White Castle has been in the business of late night for a long time.
It started in the late 1920s, when founder Billy Ingram wanted to make sure people getting off their shift late could find somewhere still open to eat. “A lot of our early locations were in the industrial parts of town where it was important to be able to find something hot and tasty at the end of your day, even if the end of your day was 3 in the morning,” says Jamie Richardson, White Castle’s vice president.
That target market of folks on the night shift is still prevalent today, though anyone who wants a snack or meal in the middle of the night can take advantage of the hours.
For decades, the company, which turned 100 last year, has been open at all hours. That is, until the pandemic.
“For the sake of our teams we realized that we needed to adjust,” Richardson says. “We limited our hours and experienced what others do, which is to close around midnight and open up in the morning to start with breakfast.”
White Castle returned to its full 24-hour schedule in 2021.
This summer, the restaurant chain is promoting that late-night comeback with a new marketing campaign that started on the summer solstice. The promotions include merchandise available for sale with the moniker of “Night Castle” and special packaging including themed collectable cups.
“The results have exceeded our expectations in terms of the hunger that’s out there for late-night adventure,” Richardson says.
Like many others in the industry, White Castle faced staffing issues coming out of the pandemic in late 2021 and early 2022.
Though a significant number of jobs have been added since COVID’s onset, the industry was still down 1.3 million jobs, or 7.8 percent, in June, according to data from the Bureau of Labor Statistics.
Richardson credits White Castle’s ability to create a campaign around being open later—not scaling back operating hours—to its staff rebound. Famously, more than one in four of White Castle’s employees has been with the brand for 10 years or more.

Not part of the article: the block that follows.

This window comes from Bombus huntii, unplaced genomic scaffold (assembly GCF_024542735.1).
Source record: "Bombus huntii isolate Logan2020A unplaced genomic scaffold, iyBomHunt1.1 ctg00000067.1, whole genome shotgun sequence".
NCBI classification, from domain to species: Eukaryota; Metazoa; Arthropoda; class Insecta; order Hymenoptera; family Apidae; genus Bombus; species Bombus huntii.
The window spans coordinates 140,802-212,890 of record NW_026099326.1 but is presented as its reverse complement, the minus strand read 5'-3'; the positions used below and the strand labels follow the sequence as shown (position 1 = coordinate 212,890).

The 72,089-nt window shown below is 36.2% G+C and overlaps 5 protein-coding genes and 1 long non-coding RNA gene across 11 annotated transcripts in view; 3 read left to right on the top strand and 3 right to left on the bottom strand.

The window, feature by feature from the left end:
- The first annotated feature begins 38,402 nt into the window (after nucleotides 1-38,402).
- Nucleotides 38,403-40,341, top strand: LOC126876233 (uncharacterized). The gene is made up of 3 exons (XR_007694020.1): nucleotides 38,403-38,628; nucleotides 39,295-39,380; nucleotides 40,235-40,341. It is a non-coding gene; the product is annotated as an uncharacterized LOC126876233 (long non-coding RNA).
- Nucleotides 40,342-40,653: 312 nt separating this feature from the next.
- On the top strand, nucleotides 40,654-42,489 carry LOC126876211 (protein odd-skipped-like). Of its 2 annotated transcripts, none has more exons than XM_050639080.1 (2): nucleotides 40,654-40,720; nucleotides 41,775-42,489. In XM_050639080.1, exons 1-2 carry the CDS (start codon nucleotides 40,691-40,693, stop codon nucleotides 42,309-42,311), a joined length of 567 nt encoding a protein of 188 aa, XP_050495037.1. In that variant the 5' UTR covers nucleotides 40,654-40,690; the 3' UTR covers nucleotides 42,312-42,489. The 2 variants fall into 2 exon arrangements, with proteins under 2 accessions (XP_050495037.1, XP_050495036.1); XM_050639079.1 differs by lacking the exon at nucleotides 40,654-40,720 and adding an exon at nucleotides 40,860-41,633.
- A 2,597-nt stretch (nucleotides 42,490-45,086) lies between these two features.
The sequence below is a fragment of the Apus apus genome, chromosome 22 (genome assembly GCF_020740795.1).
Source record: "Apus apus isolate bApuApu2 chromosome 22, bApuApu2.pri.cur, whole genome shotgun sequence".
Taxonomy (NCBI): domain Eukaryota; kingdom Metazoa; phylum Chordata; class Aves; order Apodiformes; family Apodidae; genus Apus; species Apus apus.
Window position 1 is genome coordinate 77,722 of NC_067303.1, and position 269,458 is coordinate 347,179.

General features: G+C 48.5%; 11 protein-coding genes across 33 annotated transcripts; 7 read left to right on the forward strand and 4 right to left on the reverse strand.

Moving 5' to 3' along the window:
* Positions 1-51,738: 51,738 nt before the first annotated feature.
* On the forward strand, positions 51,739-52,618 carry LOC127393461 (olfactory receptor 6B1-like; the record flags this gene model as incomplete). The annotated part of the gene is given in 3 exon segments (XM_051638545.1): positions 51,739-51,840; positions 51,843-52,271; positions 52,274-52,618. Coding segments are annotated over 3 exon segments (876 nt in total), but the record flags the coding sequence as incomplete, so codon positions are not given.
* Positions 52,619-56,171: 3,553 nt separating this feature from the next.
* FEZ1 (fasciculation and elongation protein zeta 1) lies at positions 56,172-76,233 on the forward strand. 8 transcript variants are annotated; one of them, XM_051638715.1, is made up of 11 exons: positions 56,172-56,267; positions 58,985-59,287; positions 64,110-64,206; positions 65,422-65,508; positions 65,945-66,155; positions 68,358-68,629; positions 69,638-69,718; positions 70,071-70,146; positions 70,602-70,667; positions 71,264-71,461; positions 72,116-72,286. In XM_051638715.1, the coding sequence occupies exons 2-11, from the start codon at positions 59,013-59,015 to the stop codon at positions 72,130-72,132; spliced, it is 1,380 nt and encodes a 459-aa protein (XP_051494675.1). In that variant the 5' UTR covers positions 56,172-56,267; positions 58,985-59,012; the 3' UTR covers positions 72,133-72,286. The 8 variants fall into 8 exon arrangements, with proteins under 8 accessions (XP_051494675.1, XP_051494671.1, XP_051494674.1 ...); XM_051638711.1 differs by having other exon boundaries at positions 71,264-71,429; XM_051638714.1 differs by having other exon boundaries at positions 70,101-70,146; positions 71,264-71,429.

“It was a bold move to say we’re going to go bigger on late night at a time when it’s hard to hire,” Richardson says. “But, at the same time, we know that we’ve got communities we’re serving and a really great, incredible core team that’s going to make it all possible.”
The nearly 350-unit brand had system-wide sales of $615 million in 2021 and is entirely company-owned.
Though the brand turned 101 this year, White Castle is still focused on how it can continue to bring in customers through innovation and new ideas.
One of these is automation, something other quick-service companies like Chipotle have been investing a significant pot of money into in light of the labor shortage. White Castle rolled out Miso Robotics’ Flippy 2, a robot that can operate the fry station, in 100 locations in February of this year.
Even with new innovative practices such as the use of robotics, White Castle has stuck to long-held traditions, like late night. This summer campaign reminds customers how the brand once occupied that segment of the market and plans to do so once again.
“For us, part of the fun is late night craves are morning, noon and night,” Richardson says. “Being 24 hours is a big deal and we’ve got over 10,000 team members to make that possible.”